by: Brett Nagle
Washington law defines assault as an intentional touching or striking of another person, with unlawful force, that is harmful or offensive regardless of whether any physical injury is done to the person.
There are four degrees of assault. The first three degrees are felonies, punishable by a prison term if you are convicted. Please Click Here for more information on felonies and violent crimes.
The fourth, and most common degree, is Assault in the Fourth Degree. Fourth Degree Assault is a gross misdemeanor, punishable by up to one year in jail, a $5000 fine, and loss of firearms rights. Courts may also order domestic violence batterers treatment, or anger management classes. Assault in the Fourth Degree can be proven whether any injury occured, and even if no contact occurred between the accused and the alleged victim.
Domestic Violence (DV)
When an assault is believed to have been committed against a “family or household member,” Washington law categorizes the offense as a domestic violence (DV) case.
A “family or household member” includes:
•Spouses and former spouses
•Girlfriends, boyfriends, and those involved in dating relationships
•Ex-boyfriends, ex-girlfriends, and those formerly involved in dating relationships
•Family members: parents, children, step-parents, step-children, brothers, sisters
•Grandparents and grandchildren
•People who reside together
•People who have resided together in the past
Prosecutors and Judges are directed to take cases involving “family or household members” more seriously. Judges may issue a no-contact order, prohibiting any contact between the accused and the alleged victim. These orders are often entered at the first court appearance, and remain at least until the case is resolved. Violating a no-contact order is a separate crime.
When a police officer has probable cause to belive that a person has assaulted a family or household member (as defined above), Washington law requires the officer to arrest the “primary phiscal aggressor.” Probable cause is a much less demanding standard than the proof beyond a reasonable doubt required to convict someone at trial.
Self-Defense and Washington law
While Washington is not known as a “stand your ground” state, self-defense is still alive and well in our state. A person can use force in self-defense if they reasonably believe that they or someone else is about to be injured. The use of force must not be more than is necessary. For example, if someone threatens to punch you pulling out a gun and shooting them would most likely be considered excessive.
People are entitled to act on appearances in defending themselves. This means if it later becomes evident the threat was not real, you may still be able to claim self-defense. The question is whether it is reasonable to believe you or someone else was in danger based on all of the circumstances known to you at the time.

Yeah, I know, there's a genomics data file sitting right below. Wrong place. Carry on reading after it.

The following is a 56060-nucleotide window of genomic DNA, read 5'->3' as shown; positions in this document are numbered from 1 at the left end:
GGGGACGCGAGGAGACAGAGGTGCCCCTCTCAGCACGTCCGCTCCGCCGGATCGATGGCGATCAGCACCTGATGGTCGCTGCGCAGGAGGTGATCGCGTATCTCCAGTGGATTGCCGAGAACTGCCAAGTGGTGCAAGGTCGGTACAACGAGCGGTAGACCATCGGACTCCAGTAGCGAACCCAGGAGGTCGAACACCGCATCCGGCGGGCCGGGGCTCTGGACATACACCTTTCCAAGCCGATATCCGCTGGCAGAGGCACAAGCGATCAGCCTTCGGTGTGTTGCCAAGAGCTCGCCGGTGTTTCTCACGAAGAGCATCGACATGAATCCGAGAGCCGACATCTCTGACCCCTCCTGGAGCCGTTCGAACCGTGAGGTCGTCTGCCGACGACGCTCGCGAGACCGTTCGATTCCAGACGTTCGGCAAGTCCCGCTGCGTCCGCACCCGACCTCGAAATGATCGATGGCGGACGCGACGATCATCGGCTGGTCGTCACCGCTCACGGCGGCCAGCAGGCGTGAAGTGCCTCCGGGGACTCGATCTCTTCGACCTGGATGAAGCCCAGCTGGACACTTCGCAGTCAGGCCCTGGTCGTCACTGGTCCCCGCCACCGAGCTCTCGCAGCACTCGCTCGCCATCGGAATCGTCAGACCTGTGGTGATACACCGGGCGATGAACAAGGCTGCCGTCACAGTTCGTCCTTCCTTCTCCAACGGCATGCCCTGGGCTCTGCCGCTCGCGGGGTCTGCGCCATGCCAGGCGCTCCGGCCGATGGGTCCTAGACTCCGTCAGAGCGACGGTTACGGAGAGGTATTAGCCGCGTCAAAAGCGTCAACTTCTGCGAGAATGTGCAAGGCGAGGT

Attorney’s fees and Self-Defense
If a jury or judge finds that you acted in self-defense, you may be entitled to recover reasonable attorney’s fees and costs (lost work, travel to court) from the state. This remedy only applies to cases filed by the State of Washington, not city cases in municipal courts.
A conviction for a domestic violence crime will result in the loss of the right to own, possess, or have control over firearms. Any concealed weapons license must be forfeited at conviction. However, the prohibition applies not only to handguns, but to rifles and shotguns as well. There are no exceptions for hunting or target shooting. The loss of this right lasts for life, unless the right is restored by a court of record (Superior Court) after an applicable waiting period. If you own, possess, or have control over a firearm after having lost your gun rights, you are committing a separate felony.
Disclaimer: this information is not intended as legal advice and is provided for illustrative purposes only. Please contact an experienced assault/domestic violence attorney before making assumptions about your case. Call 425-280-8906 or fill out my online form to schedule a free consultation to discuss your options.
Mr. Nagle accepts cases throughout Washington State, focusing on greater Snohomish and King Counties, including the following areas: Lynnwood, Everett, Mill Creek, Bothell, Edmonds, Arlington, Kenmore, Kirkland, Lake Stevens, Marysville, Mountlake Terrace, Mukilteo, Redmond, Seattle, Stanwood, Seattle, and Shoreline. Brett specializes in Snohomish County, serving the following zip codes: 98223, 98012, 98021, 98241, 98020, 98026, 98201, 98203, 98204, 98205, 98206, 98207, 98208, 98213, 98251, 98252, 98256, 98258, 98037, 98046, 98087, 98270, 98271, 98272, 98043, 98275, 98259, 98287, 98290, 98291, 98296, 98292, 98293, 98294.